June 17, 2024

Drug overdose deaths have passed 100,000 a year in the US

A new survey reveals that nearly a third of all US adults know someone who has died of a drug overdose.

The survey results underscore the tremendous scale of the US drug crisis.

Over 2,000 adults were interviewed for the survey, with 32% saying they’ve suffered the loss of somebody they knew to a fatal overdose. Extrapolated to the total US population, that’s 83 million people at a single remove from a drug-overdose death.

Nearly 19% of participants, or 49 million adults nationwide, said the person who died was a family member or close friend.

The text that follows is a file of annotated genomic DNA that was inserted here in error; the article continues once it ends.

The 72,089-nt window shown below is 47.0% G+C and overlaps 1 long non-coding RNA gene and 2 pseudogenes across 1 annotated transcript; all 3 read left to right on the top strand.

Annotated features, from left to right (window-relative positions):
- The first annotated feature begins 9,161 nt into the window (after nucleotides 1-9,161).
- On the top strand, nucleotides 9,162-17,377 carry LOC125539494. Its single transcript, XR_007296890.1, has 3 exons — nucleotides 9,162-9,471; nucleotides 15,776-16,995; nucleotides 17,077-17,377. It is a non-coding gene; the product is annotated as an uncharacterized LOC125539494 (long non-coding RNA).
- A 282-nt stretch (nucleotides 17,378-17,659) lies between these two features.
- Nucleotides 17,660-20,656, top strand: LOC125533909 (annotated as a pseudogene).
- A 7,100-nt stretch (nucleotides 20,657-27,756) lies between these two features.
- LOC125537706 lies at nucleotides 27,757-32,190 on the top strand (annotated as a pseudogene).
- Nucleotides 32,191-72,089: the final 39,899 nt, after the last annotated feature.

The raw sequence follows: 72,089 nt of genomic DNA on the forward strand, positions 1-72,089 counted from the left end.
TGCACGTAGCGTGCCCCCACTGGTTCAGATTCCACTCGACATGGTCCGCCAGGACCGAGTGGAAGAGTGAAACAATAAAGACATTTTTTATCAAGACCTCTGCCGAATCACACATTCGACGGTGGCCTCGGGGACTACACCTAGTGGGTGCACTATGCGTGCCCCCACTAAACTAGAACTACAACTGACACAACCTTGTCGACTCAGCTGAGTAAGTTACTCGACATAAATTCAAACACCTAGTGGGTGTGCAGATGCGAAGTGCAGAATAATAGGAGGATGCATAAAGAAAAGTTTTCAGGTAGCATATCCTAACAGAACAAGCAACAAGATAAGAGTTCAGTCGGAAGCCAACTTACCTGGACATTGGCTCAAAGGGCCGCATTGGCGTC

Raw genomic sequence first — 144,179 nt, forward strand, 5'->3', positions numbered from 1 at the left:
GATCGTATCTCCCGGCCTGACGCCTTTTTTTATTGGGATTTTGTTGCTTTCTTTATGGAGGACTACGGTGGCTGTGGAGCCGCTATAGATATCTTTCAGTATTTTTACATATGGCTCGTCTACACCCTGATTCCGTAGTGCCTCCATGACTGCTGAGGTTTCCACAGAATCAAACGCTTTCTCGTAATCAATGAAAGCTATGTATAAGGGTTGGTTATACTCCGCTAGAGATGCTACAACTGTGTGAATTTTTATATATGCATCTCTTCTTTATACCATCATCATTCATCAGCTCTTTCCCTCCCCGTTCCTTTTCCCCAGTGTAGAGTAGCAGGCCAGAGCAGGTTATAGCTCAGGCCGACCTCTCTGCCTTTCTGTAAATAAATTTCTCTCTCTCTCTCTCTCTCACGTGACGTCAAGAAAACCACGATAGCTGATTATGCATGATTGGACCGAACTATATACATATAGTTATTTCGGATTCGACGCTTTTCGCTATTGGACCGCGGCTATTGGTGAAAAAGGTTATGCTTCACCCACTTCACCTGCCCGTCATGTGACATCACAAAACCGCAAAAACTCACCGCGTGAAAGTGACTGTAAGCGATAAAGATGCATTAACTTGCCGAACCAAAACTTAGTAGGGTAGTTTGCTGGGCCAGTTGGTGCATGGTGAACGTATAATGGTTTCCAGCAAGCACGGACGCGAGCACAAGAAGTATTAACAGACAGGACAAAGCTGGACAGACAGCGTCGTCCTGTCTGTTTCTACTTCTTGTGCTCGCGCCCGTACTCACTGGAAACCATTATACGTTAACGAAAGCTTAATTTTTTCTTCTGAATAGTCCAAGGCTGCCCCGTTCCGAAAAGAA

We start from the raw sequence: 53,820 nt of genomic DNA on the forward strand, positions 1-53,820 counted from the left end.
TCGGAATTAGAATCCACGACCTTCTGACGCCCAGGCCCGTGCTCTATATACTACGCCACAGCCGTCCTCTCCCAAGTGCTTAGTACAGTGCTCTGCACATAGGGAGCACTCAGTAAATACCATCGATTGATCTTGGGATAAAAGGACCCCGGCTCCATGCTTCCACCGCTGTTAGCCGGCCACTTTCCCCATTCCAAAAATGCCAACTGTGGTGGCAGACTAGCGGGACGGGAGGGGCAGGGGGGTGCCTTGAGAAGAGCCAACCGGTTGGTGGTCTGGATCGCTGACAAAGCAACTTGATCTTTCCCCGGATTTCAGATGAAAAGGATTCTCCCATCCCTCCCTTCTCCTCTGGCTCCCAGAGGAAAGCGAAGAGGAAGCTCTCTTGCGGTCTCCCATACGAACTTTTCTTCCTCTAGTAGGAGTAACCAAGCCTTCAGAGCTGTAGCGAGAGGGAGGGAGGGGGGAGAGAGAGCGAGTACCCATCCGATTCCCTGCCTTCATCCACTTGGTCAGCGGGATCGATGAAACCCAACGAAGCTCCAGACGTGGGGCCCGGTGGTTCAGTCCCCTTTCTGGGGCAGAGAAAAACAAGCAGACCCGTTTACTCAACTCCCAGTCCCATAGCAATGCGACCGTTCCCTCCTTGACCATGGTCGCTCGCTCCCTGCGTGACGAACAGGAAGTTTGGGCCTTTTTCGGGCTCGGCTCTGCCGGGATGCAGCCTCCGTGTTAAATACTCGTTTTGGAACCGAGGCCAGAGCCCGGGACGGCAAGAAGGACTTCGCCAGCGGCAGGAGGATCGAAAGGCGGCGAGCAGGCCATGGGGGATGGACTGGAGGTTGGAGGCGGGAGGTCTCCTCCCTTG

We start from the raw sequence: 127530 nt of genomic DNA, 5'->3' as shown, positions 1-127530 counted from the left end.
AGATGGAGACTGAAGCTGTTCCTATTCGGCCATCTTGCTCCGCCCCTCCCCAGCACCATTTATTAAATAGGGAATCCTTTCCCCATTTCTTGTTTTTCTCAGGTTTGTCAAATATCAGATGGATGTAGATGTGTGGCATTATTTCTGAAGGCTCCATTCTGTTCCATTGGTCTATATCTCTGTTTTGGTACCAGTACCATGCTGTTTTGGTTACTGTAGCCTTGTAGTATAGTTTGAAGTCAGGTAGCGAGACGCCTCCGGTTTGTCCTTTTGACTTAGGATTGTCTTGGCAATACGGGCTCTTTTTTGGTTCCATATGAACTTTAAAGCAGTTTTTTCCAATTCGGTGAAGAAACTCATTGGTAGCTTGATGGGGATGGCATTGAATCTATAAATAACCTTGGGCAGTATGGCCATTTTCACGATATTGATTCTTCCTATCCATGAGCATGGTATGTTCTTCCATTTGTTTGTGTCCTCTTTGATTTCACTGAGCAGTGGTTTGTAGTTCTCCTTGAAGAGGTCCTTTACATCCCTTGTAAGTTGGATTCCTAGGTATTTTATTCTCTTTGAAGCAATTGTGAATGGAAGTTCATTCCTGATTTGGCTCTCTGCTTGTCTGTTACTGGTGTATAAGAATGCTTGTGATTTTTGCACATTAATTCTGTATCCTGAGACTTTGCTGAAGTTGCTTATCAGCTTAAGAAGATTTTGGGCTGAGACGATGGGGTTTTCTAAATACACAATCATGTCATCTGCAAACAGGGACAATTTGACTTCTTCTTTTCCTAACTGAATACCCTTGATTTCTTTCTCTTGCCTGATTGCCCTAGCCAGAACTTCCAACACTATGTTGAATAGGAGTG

Unsurprisingly, poorer people were more likely to be affected, with 40% of people from households making less than $30,000 a year saying they’d lost someone to an overdose.

The crisis has not left the better-off untouched, however: 26% of Americans earning over $100,000 a year say they also knew someone who died as a result of drugs.

According to the US Centers for Disease Control and Prevention, over a million people have died of drug overdoses in the US since the 1990s. More than 100,000 people die each year of drug overdoses. The problem has become significantly worse with the rise of prescription opioids such as oxycontin and black-market opioids such as fentanyl.

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